MacBooks produced by Apple AAPL +0.2% at its facility in Texas, for example, will be more attractive to companies and individuals who want more local sourced goods, even if many of the components inside it are still manufactured in China.
It’s a start.
U.S. firms, especially the big multinationals, will likely continue to find alternate offshore providers elsewhere in Asia if public pressures on China build.
In the book, “The Epic Split: Why Made in China is Going Out of Style”, by Hong Kong based author Johan Nylander, decoupling from the China supply chain will continue. The trend began in earnest in the Trump years.
“The data is clear. Change is afoot,” he says.
There’s the retail consumer, which matters, and then there is the corporate buyer, which matters even more. They are the ones making the goods that consumers ultimately buy. It is their supply chain decisions that pigeon hole the choices consumers are left with.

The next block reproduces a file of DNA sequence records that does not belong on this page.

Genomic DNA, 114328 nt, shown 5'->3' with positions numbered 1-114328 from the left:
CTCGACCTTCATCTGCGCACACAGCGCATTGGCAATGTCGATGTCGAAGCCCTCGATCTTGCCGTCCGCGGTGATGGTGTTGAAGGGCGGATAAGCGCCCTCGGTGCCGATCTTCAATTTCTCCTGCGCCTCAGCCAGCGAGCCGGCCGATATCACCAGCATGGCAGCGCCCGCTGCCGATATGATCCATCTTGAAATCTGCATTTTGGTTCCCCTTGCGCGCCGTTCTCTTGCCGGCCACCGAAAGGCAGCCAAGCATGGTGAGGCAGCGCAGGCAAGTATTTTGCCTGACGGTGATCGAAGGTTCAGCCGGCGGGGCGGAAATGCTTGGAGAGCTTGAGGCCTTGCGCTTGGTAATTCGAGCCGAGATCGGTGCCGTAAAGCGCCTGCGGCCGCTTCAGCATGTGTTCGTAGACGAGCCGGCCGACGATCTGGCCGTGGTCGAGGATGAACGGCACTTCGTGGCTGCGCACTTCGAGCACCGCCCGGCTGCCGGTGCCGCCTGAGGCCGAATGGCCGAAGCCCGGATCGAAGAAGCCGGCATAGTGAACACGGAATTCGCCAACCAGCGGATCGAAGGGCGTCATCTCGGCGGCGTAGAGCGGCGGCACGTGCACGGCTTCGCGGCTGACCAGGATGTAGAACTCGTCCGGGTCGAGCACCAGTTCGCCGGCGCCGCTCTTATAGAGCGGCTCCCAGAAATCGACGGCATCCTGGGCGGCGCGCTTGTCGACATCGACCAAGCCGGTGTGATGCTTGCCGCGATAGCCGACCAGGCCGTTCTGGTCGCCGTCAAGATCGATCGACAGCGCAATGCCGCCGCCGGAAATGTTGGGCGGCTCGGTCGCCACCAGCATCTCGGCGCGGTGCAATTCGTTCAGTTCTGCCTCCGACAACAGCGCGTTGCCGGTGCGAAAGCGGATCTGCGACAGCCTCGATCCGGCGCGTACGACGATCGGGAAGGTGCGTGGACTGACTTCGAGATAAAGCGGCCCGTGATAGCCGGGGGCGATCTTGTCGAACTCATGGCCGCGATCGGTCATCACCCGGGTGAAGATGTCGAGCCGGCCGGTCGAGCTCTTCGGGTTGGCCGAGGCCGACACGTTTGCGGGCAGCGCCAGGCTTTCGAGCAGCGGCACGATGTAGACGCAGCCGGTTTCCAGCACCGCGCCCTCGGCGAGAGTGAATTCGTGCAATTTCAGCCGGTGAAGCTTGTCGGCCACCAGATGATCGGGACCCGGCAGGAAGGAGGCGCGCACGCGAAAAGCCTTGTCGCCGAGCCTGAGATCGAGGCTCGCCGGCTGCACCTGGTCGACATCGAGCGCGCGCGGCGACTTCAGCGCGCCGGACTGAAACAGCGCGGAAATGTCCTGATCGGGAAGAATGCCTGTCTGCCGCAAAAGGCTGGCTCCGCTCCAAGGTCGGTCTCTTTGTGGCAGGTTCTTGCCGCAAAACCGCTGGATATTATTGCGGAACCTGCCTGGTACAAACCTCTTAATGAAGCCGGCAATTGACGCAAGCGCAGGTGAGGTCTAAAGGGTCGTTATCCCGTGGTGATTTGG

If GM wants to import its Buick SUV (it tried, but failed) from China because it’s cheaper, then consumers either suck it up or don’t buy that Buick.
Bill Pollock, CEO of Optimation, an upstate New York company that designs and builds industrial machines, says he finds that big U.S. firms still actually prefer U.S. manufacturing, but mostly if that manufacturing is new and innovative. The other stuff ends up getting copied and commodified by the Chinese. Americans are forced to constantly innovate to compete.
“Most of our clients are not interested in using Chinese production machines, even if they are cheaper initially,” Pollack says. “The thing about Chinese technology is that they are very good at copying, but creating new technology for the very first time is what America is about. We have Yankee ingenuity and a huge creativity head start on China.”
If the Carnegie’s survey is right, then there should be a consumer and investor led renaissance in building things in the U.S.